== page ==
I first played Tomb Raider way back in the late nineties. So that was a while back now that it’s 2017… Anyways the graphics were astounding for the time. The combination of exploration, puzzle solving and gun play enthralled me. Fast forward nearly two decades and Lara Croft as been reinvented at least three times. In her latest incarnation the graphics are better, combat is tighter and the puzzles are as mind bending as ever, but it is still the same kind of experience underneath. That’s a good thing, believe me, when I first started compiling this list of five games in the same vein as Rise of the Tomb Raider it struck me that so few are made these days. I guess designing so many disparate elements and forming one cohesive package requires a huge amount of work, unlike, say, an FPS where the core controls and game play are already set in stone.
Back again as the young Lara Croft, Rise of the Tomb Raider picks up where the previous game left us. One year after the harrowing events of the previous game our hero is back putting herself in all kinds of unnecessary danger. The story is very well written, courtesy of Rhianna Pratchett, daughter of the now sadly deceased British author Sir Terry Pratchett. The combat this time around has been further refined, though the combat in Tomb Raider was top notch, with stealth elements and insta-kills. The puzzle platform sections are all characteristically tight, maybe a little fiddly in a few places, but the new weapons and gadgets make exploration a joy.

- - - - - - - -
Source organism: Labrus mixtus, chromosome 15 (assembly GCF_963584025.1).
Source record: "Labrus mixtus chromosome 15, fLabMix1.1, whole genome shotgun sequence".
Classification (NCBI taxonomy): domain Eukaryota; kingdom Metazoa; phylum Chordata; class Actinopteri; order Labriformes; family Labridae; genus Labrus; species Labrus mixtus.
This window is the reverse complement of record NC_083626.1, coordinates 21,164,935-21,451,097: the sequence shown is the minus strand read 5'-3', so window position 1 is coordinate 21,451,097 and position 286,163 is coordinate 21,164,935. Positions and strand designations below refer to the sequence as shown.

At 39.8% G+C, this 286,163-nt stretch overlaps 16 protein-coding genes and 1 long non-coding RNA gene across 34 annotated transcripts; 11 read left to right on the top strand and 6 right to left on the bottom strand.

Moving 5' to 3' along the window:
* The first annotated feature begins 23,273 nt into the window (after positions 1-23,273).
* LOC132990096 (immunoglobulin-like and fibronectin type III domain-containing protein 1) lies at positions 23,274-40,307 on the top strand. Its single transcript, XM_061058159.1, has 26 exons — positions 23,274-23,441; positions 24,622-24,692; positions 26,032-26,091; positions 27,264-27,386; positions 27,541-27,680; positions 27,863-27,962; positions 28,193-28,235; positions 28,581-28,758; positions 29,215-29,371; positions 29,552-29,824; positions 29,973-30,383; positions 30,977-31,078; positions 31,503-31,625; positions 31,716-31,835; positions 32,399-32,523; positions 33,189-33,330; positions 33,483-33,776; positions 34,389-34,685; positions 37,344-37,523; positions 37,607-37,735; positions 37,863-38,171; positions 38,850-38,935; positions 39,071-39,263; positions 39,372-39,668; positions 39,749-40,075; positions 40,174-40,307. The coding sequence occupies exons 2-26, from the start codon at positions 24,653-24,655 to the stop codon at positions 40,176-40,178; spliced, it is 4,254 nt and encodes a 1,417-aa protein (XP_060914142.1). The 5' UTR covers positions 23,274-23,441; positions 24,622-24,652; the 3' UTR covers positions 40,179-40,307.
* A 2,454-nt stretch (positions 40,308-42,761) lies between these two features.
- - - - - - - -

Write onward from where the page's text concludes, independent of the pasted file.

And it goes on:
All in all the game is great, but it is a linear adventure game. You’re not going to be spending hundreds of hours on it, unless you go for all the collectables. So what to do when you’re finished with Lara’s epic quest? Play one of the games I suggest of course.
Top Five Games Like Tomb Raider – 2018 Update
5 – Classic Tomb Raider
I’ve been leaning on the crutch that is “The other games in the series” for a while now I think, but I would stand by this recommendation more strongly than most. The Tomb Raider franchise is a mess of reboots and sequels and playing all of them would likely take the better part of a year. The original series ran from the first Tomb Raider back in 1996 all the way to the utterly terrible Tomb Raider: The Angel of Darkness in 2003. That’s six games, all of which average out as pretty damn good. My personal favorite was Tomb Raider II. Game play wise expect clunkier controls, the platform sections will make you pull your hair out in frustration until you get used to the precise geometry required when controlling old-school Lara. The stories are a little bare bones for the first few, but still engaging adventures in their own right.
The second series of games were technically remakes, making them more like soft reboots of the franchise. The first of these was Tomb Raider: Legend, a prequel to the previous games. It has an all new engine, for the time, some excellent story-telling and more refined movement. The movement was crucial in my opinion, getting through the platform sections is much more fun than in previous entries. It was followed by a straight up remake of the first game and a final game to round out the new trilogy. Overall these games are much more palatable for a modern gamer.
Of course there is also 2013’s Tomb Raider, in the same series as the latest game. Be sure to check them all out if you want to enjoy something of a history of video games lesson.